August 31, 2005
Don't Fear Software Patents
Above is the title of an editorial in the August 30, 2005 Wall Street Journal by Bruce Lehman, former Commissioner of the Patent Office.
Much Ado About iPod
The press has been having a field day with patents granted to Microsoft and Creative Technology that may apply to Apple Computer's runaway success, the iPod portable music player. Creative Technology has even been putting out its own tosh about how iPod copied Creative's patented user interface.
August 30, 2005
On A Treadmill
This case is so typical: an inventor presents an idea to a company, who, after a while, says it's not interested. The inventor applies for and gets a patent. Meanwhile, the company puts the invention into its product. Then, when faced with patent infringement, shrug and claim that the company invented it.
August 29, 2005
Trolls on the Hill
Webster's defines a troll from its origin in 1616 as "a dwarf or giant in Scandinavian folklore inhabiting caves or hills". Take a gander at Rep. Chris Cannon, a legislator on Capitol Hill.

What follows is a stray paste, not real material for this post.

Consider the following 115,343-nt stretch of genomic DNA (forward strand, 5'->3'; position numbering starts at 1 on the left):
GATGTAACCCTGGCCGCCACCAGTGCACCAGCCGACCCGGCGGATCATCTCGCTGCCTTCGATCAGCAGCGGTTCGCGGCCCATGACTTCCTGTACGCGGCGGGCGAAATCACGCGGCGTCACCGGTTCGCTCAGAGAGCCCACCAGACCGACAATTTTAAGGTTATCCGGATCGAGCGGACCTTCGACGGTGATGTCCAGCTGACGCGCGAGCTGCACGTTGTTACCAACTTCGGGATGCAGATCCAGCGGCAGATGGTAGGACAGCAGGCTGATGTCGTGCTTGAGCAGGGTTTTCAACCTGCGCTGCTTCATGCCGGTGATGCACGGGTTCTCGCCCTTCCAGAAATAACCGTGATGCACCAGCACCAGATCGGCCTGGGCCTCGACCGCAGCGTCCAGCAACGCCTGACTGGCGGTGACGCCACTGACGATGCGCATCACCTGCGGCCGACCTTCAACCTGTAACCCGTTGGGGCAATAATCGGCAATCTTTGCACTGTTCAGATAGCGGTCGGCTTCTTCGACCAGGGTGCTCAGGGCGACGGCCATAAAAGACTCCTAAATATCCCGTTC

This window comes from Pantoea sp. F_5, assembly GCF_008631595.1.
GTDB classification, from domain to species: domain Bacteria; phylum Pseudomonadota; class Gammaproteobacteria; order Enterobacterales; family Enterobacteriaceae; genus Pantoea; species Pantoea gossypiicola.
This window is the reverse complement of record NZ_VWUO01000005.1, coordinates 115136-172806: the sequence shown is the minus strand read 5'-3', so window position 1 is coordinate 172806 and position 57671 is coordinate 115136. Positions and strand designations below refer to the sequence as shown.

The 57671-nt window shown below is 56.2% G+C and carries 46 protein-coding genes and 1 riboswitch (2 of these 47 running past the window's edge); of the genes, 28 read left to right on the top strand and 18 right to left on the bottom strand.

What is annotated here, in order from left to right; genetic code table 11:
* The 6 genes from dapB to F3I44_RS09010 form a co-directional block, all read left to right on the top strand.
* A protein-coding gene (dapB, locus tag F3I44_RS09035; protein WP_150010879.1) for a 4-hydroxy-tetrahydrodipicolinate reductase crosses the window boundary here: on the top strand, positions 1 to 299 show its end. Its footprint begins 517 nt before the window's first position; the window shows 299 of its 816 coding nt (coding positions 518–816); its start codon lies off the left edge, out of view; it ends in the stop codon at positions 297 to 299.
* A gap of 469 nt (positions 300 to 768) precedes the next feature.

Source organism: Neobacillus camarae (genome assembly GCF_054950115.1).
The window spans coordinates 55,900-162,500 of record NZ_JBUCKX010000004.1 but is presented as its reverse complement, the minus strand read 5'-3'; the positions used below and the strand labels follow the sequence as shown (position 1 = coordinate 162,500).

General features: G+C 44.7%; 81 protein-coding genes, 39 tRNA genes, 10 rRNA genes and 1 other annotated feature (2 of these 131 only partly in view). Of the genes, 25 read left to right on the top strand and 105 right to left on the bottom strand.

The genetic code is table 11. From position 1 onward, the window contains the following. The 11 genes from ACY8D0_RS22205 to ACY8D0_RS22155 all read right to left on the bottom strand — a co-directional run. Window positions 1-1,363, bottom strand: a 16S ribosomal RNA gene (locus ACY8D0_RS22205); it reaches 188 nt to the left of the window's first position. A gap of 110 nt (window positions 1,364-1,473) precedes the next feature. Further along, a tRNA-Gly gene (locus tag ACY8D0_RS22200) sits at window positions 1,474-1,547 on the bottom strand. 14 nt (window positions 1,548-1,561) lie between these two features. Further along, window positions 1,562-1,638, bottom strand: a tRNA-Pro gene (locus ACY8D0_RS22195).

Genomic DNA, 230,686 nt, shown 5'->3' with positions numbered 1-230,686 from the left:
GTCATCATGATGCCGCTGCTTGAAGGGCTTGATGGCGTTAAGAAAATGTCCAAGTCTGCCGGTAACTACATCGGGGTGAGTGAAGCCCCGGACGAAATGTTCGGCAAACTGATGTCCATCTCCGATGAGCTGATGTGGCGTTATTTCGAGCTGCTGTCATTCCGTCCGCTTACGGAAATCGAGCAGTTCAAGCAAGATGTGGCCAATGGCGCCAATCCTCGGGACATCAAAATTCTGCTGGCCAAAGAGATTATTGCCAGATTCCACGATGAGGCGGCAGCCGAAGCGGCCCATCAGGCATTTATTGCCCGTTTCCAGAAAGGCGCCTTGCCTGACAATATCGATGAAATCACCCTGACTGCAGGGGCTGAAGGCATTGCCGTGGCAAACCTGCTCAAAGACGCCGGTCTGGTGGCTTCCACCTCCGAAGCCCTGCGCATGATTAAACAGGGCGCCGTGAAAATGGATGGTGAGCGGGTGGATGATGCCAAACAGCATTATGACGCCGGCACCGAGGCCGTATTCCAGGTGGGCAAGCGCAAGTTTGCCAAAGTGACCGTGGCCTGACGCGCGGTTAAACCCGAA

The press is the fourth estate, one of the essential pillars of democracy in keeping the public informed. Let's check in on how the fourth estate is being tended in Salt Lake City.
August 26, 2005
Euro-Patent Soul Searching
The European Commission (EuroCom) is seeking to find the true meaning of patents. Out for tender to contractors is an RFQ for a study on the "strategic use of patents".
August 25, 2005
The Treasury Department and IRS are proposing tighter rules to prevent U.S. companies from undervaluing patents in offshore transfers as a means to minimize U.S. tax liability.
August 24, 2005
What Patent Crisis?
At Progress & Freedom Foundation's (PFF) annual conference yesterday, Nathan Myhrvold, formerly chief technologist at Microsoft, now leading the charge at Intellectual Ventures, called off the dogs of patent reform.
August 22, 2005
MEMC Electronic Materials (MEMC) sued Sumitomo Mitsubishi Silicon Corporation (SUMCO) for infringement and inducing infringement of 5,919,302, related to silicon wafer manufacture. The District Court found the plaintiff's case wafer thin, and dismissed it. MEMC appealed (CAFC 04-1396, August 22, 2005).
August 20, 2005